27 OWASP Anchor Threats in Use Cases Consider attack surface Actors become Threats Use becomes misuse Convert Actors to mis- actors Abuse – Make actors behave stupidly Error conditions Alternative flows Fuzz testing Boundary/value testing Misuse – Make actors deviant/evil Societe Generale Think like an attacker

28 Copyright © The OWASP Foundation Permission is granted to copy, distribute and/or modify this document under the terms of the OWASP License. The OWASP Foundation OWASP 4 - Stitch together Threats and Diagram

29 OWASP 4.1 – Identity Principal Resolution Arrows indicate resolution of principal/assertion propagation

30 OWASP Place Threats on Diagram

31 OWASP 4.3 – Show Authorization in Structure Coloration shows authorization by role

32 Copyright © The OWASP Foundation Permission is granted to copy, distribute and/or modify this document under the terms of the OWASP License. The OWASP Foundation OWASP 5 – Enumerate Doomsday Impacts

33 OWASP 5.1 – Assign Threats Malicious intent  What is each Threat’s motivation?  What would drive escalation?  Why would each try beyond the first control/hurdle?

34 OWASP Instantiate Doomsday Attacks  Prohibitive regulatory/compliance fines  Revocation of operating license  Expensive litigation, injunction, or similar  Failure to comply to MSA, SLA, or QoS  Loss of essential business credibility  Dramatic loss to revenue, stock value, market share, etc.  Catastrophic PR incident  Levied penalties (increase in processing fee)  Company or org. dissolved  Loss of strategic advantage  Loss of customers

35 Copyright © The OWASP Foundation Permission is granted to copy, distribute and/or modify this document under the terms of the OWASP License. The OWASP Foundation OWASP 6 – Document Misuse

36 OWASP Add in Misuse Cases Convert Actors to Threats  Abuse – Make actors behave stupidly  Error conditions  Alternative flows  Fuzz testing  Boundary/value testing  Misuse – Make actors deviant/evil  Societe Generale  Think like an attacker

37 OWASP 6.2 – ‘Cache’ Misuse in a ‘Cookbook’

38 Copyright © The OWASP Foundation Permission is granted to copy, distribute and/or modify this document under the terms of the OWASP License. The OWASP Foundation OWASP 7 – Enumerate Attack Vectors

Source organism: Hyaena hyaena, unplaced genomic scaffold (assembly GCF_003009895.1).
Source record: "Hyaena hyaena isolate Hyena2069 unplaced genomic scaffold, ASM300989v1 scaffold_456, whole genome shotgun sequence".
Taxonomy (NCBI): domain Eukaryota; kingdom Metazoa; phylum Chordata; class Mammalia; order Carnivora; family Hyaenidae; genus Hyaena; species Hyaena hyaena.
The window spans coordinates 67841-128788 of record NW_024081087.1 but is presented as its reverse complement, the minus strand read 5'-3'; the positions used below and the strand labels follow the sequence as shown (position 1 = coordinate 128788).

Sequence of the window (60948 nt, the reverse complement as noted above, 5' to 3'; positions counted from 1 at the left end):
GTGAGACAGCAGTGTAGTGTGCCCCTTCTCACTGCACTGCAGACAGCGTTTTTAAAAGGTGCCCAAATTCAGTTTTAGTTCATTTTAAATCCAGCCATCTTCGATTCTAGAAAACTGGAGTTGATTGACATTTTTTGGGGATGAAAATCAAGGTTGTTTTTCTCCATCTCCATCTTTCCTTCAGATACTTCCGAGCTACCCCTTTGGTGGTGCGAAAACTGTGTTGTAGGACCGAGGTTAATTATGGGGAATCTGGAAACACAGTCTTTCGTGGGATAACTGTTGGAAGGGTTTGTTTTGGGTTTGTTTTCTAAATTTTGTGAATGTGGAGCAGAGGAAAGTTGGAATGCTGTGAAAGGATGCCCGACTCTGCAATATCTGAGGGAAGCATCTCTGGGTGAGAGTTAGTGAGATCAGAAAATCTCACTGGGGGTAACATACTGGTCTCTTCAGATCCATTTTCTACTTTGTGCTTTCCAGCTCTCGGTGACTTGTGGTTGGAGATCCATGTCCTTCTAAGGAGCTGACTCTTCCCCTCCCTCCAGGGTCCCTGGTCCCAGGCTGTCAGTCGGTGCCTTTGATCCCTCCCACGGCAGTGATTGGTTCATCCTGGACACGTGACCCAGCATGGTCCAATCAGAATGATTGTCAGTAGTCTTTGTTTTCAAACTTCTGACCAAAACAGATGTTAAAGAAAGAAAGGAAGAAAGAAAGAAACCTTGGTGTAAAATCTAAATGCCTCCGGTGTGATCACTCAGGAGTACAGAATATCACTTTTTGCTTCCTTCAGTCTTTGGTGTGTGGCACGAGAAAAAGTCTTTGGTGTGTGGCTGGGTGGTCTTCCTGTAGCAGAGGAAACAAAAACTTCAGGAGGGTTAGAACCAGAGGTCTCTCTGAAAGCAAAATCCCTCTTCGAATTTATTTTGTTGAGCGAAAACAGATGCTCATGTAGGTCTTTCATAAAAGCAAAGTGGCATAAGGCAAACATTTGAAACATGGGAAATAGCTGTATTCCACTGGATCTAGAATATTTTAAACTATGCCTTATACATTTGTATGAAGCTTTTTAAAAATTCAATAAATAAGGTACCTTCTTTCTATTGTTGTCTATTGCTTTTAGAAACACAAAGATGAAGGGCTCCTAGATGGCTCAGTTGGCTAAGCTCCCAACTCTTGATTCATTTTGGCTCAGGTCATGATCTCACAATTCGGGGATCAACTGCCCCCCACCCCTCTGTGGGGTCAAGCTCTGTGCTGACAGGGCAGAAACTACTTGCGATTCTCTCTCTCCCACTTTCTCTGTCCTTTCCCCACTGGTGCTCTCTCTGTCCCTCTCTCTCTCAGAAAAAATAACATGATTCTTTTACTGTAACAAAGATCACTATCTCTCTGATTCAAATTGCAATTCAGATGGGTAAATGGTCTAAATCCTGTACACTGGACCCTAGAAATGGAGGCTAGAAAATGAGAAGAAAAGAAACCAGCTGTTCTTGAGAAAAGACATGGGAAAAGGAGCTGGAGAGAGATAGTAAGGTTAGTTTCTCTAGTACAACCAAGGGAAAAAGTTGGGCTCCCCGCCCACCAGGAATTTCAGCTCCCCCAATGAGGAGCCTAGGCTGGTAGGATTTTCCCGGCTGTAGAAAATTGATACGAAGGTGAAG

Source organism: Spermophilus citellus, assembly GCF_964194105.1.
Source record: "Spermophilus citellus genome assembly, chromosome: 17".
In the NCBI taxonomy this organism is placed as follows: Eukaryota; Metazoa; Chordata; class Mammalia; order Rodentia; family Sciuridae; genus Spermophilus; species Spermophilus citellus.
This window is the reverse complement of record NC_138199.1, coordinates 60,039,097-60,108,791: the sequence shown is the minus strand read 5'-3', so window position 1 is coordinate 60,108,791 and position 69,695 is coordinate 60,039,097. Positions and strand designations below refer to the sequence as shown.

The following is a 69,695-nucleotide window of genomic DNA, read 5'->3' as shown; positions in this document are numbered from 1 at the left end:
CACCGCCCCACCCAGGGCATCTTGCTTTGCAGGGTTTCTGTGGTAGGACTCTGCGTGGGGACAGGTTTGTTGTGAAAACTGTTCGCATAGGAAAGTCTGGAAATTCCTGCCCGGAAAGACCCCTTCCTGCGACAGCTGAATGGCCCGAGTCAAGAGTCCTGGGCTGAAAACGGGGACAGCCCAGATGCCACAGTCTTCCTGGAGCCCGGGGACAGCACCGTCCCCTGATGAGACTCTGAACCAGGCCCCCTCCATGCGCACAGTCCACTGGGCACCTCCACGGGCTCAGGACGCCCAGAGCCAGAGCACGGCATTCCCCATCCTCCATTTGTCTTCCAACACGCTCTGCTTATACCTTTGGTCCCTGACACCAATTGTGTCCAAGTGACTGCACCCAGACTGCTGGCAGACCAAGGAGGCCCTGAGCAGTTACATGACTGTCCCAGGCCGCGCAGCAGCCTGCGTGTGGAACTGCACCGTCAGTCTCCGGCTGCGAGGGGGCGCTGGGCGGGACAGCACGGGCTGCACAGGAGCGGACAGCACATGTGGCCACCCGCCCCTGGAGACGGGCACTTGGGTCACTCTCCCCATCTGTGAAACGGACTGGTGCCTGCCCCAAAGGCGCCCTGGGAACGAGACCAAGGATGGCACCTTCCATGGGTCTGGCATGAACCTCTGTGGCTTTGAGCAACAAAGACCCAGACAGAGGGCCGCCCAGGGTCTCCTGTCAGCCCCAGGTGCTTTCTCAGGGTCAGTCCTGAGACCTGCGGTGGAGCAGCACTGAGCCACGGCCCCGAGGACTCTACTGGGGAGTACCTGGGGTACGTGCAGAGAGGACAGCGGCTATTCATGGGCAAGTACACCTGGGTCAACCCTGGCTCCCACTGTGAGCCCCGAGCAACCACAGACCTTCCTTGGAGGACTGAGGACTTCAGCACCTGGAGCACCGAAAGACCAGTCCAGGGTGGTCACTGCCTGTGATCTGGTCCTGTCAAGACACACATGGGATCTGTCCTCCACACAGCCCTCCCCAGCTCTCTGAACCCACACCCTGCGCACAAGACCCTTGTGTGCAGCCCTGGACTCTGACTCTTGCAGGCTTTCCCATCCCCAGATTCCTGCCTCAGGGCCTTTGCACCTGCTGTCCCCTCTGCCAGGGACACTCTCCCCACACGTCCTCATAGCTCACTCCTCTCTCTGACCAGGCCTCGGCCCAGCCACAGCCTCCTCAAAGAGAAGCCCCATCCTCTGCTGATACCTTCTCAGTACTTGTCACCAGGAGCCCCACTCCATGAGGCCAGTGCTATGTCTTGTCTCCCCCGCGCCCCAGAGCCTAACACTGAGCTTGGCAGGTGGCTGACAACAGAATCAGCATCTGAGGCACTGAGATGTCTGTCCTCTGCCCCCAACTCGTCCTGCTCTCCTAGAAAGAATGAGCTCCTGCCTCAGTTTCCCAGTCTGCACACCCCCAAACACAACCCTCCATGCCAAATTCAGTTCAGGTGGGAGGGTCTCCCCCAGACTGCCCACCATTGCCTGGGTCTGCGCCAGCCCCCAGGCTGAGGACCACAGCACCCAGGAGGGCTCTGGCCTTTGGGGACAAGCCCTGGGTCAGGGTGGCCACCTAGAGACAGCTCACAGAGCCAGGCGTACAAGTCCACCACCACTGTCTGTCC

39 OWASP 7.1 – Pilfer tech.-specific security standards Give code samples As well as explanation A particular kind of input filtering avoids this class of potential XML injection attacks. Specifically, parser code should look for inappropriately duplicated tag elements and treat any such as errors that cause an abort in processing. In other cases, continuing having failed silently may be preferable. In either case, the error should be logged. Only particular elements fall prey to such semantics, such as invariants like price. The example below demonstrates simple protection of elements with an expected cardinality of one with a conditional guard:

40 OWASP 7.2 – Pilfer community resources Annotating with initial attacks  Select a target objective  Chose attacks that bridge gap Top-down  Pilfer community resources Bottom-up  Conceive properties an unknown attack might have Look for:  Assets close to surface  Shortest paths  Attacks that target tiers

41 OWASP 7.3 – Pass tech.-specific KM by REFERENCE  Do not duplicate technical resources in your T.M., that’s a later step.  Reference:  Code review guide:   testing guide: 

42 Copyright © The OWASP Foundation Permission is granted to copy, distribute and/or modify this document under the terms of the OWASP License. The OWASP Foundation OWASP Brief Re-cap

43 OWASP Don’t worry about “left to right”  When testing finds an attack:  First, decide if its impact warrants further exploration  Are additional impacts possible?  Consider what conceptual goals the attack supports  Then consider who could launch the attack against the application  After analysis converges, iterate secure design

44 Copyright © The OWASP Foundation Permission is granted to copy, distribute and/or modify this document under the terms of the OWASP License. The OWASP Foundation OWASP More Advanced Steps

45 OWASP Augment with ‘Goal-oriented’ Vectors

46 OWASP Tips & Tricks #1: Threat Privilege Escalation  Integrate with entitlement specification  Show escalation of privilege  Motivate probability of ‘insider’ attack

47 OWASP Consider Social/Physical Attacks  Consider social, physical means where simpler than software-based attacks  Password reset  Stolen fobs  Phishing

48 OWASP Tips #2: Target Using Layered Attacks  Bootstrap later attacks with those that ‘deliver’  Use one layer to exploit another (net, app)  Combine attacks to reach desired target

49 OWASP Tips #3: Filling the Gaps…  How do we design tests to fill this gap?